What I Wish I’d Known About Amazon’s AWS S3

While S3 standards for Simple Storage Service, there are a number of configuration options for rights management that are somewhat complex, and not presented in the same way through the console as are available through either the API or the AWS console.  Had I known these things earlier, I would have been saved time.

1.  An Amazon Retail Account is Linked to an AWS Account

2. The set of rights shown on the console does NOT align with the rights through the API.

As shown, the available rights for the Grantee are only:




Edit Permissions

This is a dramatic oversimplification of the control available through bucket policies and the API.  For example, upload and delete rights are separate privileges, allowing you to create an account which can provide new files to S3 in a bucket, but doesn’t the right to delete anything, even files uploaded through that account.

3.  The rename function requires delete privileges

I can’t find this documented, but renaming any resource, including a folder, requires that delete privileges be granted.  That’s an unfortunate limitation, since it might be useful to doanything but remove data.  Still, better to plan ahead, knowing you can’t rename.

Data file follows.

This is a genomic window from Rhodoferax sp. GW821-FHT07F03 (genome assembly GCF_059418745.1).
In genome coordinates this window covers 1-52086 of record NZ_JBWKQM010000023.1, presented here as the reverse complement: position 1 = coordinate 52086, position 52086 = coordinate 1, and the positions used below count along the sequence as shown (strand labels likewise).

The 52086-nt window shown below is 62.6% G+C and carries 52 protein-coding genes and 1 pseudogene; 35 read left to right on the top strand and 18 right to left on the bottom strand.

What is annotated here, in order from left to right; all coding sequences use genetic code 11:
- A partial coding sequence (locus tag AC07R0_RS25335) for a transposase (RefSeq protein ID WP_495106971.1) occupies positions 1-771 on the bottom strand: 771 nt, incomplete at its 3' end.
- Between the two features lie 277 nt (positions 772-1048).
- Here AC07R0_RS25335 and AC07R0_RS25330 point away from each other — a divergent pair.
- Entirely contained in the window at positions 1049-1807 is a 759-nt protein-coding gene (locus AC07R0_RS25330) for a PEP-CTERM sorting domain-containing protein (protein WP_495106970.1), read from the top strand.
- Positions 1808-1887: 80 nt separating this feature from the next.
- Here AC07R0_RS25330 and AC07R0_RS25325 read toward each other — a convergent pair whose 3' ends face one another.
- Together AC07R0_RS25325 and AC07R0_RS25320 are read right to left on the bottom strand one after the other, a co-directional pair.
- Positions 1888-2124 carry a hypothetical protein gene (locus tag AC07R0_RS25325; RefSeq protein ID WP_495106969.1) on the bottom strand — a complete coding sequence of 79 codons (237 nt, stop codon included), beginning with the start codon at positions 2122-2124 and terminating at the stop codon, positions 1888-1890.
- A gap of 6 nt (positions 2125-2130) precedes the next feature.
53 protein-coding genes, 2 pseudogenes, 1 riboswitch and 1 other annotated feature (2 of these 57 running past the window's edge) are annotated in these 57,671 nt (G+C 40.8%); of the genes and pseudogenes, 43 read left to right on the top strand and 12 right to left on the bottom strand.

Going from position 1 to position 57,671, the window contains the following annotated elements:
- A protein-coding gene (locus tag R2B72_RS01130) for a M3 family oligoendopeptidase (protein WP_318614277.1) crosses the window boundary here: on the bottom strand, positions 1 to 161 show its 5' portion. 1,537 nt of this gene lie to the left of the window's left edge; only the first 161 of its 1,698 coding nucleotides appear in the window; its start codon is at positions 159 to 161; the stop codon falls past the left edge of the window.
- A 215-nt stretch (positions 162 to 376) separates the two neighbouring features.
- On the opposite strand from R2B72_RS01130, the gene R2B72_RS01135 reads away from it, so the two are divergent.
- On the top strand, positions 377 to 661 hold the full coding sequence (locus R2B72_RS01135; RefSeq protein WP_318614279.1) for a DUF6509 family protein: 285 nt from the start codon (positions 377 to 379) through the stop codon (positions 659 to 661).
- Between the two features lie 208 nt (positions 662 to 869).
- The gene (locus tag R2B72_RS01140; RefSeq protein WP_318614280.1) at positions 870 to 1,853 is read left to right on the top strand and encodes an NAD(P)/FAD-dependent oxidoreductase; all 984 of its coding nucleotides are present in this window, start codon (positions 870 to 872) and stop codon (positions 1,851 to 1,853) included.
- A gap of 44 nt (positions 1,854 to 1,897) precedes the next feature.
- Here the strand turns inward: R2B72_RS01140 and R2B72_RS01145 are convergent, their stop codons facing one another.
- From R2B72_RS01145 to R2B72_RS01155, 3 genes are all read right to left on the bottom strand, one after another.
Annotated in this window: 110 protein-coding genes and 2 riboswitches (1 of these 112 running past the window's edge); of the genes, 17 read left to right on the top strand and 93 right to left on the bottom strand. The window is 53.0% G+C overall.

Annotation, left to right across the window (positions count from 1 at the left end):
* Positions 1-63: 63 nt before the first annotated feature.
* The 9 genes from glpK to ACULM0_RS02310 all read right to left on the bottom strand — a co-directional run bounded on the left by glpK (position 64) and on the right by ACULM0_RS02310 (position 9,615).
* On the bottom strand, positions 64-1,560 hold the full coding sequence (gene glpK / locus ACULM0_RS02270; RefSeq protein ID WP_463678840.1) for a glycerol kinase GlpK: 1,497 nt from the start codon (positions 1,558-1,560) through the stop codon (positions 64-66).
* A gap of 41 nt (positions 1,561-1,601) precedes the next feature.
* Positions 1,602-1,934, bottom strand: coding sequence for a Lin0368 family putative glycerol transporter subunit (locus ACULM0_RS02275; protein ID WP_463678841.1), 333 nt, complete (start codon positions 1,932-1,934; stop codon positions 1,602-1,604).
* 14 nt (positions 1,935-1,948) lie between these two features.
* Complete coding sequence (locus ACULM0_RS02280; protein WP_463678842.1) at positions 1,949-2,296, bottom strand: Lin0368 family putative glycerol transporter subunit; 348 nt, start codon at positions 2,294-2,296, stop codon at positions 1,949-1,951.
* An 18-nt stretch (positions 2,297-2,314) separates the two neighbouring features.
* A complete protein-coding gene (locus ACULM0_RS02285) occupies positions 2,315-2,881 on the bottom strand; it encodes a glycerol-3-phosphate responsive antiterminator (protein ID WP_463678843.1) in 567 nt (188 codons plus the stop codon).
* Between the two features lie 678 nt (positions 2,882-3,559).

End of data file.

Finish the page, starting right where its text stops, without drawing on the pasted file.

4.  Renaming a file through the console without permissions fails silently

This seems like a bug, but rename simply doesn’t succeed.  Your only indication of failure is that the file is not updated to the new name in your browser.

5. S3 Doesn’t Support Directories, But…

Creating a “directory” doesn’t behavior as it does on an operating system, but neither is it merely a simulation.  You can create a “directory” that’s empty and something is there on the system.  But you can also change your mind about what character separates virtual path elements.BucketProperties_PermissionsPolicy_0

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